Reuters International

By Suyeong Lee and Hyunjoo Jin

SEOUL (Reuters) - Disgraced South Korean leader Park Geun-hye left the presidential Blue House on Sunday, two days after a court dismissed her over a corruption scandal, bound for her private home and facing the possibility of prosecution and jail.

Park left the compound in a motorcade of fast-driving black cars, flanked by police motorbikes, after bidding farewell to staff, an official said. She was heading for her home in the Gangnam district of the capital, Seoul, where hundreds of flag-waving supporters waited.

"President Park Geun-hye has just now departed the Blue House and headed for her private home," a Blue House official said by text message.

The Constitutional Court ruled on Friday to uphold a parliamentary vote to impeach Park, dismissing her from office over an influence-peddling scandal that has shaken the country's political and business elite.

A snap presidential election will be held by May 9.

Park, 65, is South Korea's first democratically elected leader to be forced from office.

Her dismissal followed months of political paralysis and turmoil over the graft scandal that also landed the head of the Samsung conglomerate in jail and facing trial.

The crisis has coincided with rising tension with North Korea and anger from China over the deployment in South Korea of a U.S. missile-defence system.

Park did not appear in court on Friday and she has not made any comment since. She remained in the Blue House, prompting some grumbling from critics keen to see her stripped of the privileges of power.

Her dismissal marked a dramatic fall from grace of South Korea's first woman president and daughter of Cold War military dictator Park Chung-hee.

It was not the first time she has had to leave the Blue House compound of traditional-style buildings at the foot of a hill in central Seoul.

In 1979, after a nine-day funeral following the assassination of her father, the young Park left the Blue House with her siblings for a family home. She had been acting first lady after her mother was shot and killed in an earlier failed assassination attempt on her father.

Now, having lost presidential immunity, she could face criminal charges over bribery, extortion and abuse of power in connection with allegations of conspiring with her friend, Choi Soon-sil.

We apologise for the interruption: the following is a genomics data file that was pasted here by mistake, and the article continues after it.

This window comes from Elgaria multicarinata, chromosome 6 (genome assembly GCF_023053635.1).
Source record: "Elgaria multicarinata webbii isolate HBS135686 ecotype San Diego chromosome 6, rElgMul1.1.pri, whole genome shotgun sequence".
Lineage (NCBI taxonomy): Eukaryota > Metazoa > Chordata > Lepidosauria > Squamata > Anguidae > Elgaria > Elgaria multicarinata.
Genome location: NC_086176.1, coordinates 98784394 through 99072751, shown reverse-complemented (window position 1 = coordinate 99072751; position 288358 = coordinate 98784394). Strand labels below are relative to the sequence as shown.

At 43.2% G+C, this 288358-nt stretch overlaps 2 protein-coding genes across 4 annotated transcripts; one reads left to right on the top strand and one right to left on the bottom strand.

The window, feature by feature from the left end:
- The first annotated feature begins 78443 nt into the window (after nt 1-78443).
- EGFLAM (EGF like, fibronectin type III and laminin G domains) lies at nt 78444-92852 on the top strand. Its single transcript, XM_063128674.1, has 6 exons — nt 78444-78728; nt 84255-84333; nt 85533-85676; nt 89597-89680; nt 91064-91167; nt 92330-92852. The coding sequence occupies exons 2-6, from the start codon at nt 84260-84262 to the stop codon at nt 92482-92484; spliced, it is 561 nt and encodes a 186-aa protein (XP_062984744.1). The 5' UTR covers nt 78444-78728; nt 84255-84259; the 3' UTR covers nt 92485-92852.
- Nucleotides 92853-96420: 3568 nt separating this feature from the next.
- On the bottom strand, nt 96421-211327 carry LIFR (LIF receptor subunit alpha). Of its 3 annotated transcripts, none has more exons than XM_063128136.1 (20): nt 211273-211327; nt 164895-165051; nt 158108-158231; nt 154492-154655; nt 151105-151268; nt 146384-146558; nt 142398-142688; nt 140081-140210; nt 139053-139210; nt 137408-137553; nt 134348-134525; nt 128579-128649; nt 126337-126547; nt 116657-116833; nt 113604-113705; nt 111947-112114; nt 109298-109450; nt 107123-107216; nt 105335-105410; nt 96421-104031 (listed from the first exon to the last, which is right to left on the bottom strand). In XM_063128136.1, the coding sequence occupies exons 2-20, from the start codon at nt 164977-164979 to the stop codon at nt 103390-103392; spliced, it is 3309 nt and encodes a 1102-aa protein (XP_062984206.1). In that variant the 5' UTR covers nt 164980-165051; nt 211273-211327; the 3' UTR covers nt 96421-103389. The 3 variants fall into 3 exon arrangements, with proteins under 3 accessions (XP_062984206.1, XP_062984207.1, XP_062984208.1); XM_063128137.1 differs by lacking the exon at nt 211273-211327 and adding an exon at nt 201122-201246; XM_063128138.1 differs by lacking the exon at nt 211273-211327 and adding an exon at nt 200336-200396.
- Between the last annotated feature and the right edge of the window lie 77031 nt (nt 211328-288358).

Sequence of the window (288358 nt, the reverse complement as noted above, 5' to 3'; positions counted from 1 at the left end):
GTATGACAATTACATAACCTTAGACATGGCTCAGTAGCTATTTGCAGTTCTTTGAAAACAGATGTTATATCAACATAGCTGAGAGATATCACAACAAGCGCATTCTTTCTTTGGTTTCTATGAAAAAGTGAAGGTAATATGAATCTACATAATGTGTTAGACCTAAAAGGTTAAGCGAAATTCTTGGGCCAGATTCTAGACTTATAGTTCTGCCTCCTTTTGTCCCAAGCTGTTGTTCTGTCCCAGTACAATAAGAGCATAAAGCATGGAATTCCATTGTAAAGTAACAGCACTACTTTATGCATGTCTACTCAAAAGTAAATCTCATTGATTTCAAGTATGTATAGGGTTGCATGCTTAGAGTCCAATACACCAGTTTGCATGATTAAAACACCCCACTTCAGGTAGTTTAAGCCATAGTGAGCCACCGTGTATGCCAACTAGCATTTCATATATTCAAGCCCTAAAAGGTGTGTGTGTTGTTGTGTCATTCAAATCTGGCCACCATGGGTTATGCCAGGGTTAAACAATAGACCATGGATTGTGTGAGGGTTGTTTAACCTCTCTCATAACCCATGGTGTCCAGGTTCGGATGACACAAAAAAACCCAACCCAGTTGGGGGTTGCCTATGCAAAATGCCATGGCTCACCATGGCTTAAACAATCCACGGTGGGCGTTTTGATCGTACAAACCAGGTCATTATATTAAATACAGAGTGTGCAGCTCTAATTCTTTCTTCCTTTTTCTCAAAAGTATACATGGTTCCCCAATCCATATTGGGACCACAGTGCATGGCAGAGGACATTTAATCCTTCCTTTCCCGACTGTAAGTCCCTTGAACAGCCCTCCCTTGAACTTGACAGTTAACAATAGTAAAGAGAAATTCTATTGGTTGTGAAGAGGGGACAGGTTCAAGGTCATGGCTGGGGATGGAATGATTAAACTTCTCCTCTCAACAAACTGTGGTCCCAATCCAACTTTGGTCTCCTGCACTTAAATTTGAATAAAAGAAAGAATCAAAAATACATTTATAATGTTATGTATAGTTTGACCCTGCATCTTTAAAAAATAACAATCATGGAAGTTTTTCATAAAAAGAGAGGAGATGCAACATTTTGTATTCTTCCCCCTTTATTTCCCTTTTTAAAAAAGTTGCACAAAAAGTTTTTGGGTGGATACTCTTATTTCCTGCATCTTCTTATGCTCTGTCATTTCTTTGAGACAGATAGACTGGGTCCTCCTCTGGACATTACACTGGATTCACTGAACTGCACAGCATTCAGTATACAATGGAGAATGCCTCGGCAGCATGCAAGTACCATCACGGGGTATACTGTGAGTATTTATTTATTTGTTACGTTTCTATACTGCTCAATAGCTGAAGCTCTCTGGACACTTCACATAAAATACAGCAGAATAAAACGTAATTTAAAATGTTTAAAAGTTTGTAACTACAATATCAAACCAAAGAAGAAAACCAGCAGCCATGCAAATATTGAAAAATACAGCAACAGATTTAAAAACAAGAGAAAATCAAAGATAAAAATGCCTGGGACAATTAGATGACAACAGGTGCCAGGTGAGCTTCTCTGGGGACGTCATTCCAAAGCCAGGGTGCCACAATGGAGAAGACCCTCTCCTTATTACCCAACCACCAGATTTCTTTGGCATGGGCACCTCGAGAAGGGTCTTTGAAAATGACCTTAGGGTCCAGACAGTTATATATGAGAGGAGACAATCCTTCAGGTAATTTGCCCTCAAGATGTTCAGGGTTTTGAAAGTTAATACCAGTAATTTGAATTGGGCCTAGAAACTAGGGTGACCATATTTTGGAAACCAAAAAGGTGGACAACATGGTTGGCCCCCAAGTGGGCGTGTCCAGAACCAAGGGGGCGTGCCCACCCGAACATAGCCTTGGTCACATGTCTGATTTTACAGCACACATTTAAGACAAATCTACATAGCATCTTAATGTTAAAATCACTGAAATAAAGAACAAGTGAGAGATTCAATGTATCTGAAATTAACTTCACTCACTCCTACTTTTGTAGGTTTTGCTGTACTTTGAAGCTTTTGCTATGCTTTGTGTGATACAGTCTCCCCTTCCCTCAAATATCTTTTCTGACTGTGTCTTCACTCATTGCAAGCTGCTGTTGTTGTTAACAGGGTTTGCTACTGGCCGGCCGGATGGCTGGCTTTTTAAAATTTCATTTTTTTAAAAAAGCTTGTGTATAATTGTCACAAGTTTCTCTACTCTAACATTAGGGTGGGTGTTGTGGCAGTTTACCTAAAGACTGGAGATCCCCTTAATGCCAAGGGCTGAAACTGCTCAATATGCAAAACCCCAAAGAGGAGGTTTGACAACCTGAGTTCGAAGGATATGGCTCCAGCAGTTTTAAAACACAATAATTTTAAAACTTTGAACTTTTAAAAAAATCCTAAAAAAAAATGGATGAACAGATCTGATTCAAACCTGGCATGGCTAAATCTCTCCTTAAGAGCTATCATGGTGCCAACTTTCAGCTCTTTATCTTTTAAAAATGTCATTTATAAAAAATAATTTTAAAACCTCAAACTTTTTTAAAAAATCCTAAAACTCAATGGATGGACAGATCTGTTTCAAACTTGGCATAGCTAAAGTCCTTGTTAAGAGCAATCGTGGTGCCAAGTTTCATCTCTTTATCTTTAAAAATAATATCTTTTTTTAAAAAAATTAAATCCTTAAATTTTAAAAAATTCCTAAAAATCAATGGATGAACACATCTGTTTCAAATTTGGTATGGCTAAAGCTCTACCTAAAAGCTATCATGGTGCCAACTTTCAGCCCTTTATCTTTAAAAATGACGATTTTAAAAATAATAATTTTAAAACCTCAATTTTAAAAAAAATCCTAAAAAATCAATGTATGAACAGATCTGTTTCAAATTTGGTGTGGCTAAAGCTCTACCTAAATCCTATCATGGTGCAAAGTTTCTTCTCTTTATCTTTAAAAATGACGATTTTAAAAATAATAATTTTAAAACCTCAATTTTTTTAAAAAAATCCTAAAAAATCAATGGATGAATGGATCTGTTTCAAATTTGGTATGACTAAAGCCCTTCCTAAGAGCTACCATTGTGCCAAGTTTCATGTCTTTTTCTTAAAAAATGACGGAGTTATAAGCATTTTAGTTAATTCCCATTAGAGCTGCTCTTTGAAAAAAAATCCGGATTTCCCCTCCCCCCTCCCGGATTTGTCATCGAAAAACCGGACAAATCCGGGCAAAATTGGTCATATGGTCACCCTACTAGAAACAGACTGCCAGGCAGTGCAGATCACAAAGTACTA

Both women denied wrongdoing.

'JUSTICE, COMMON SENSE'

Earlier on Sunday, media outside her private home said renovators were at work inside. Television later showed a moving van outside the house and men unloading boxes and furniture.

The liberal politician likely to become the next president, Moon Jae-in, promised to work for justice and common sense.

"We still have a long way to go. We have to make this a country of justice, of common sense through regime change," Moon, who advocates reconciliation with North Korea, told a news conference.

"We all have to work together for a complete victory."

Moon is leading in opinion polls which show South Koreans are likely to throw out the conservatives after nearly a decade in power and turn to a liberal leader.

Moon called on Park to publicly accept the court ruling and warned she should not try to destroy or remove any documents when she left the Blue House.

Park's dismissal have exposed fault lines in a society long divided by Cold War politics.

Thousands of Park's opponents celebrated in Seoul on Saturday, where they have been gathering every weekend for months, and demanded that she be arrested.

The former president's conservative supporters also took to the streets not far away, though fewer in number.

Police were out in force but there was no trouble.

On Friday, two Park supporters were killed as they tried to break through police lines outside the court, shortly after the verdict.

One was believed to have had a heart attack, a hospital official said, and the other died as protesters attacked police buses being used as a barricade. A third protester, a man aged 74, suffered a heart attack and died on Saturday.

(Writing by Robert Birsel; Editing by Stephen Coates and Mark Potter)

Reuters

 Reuters International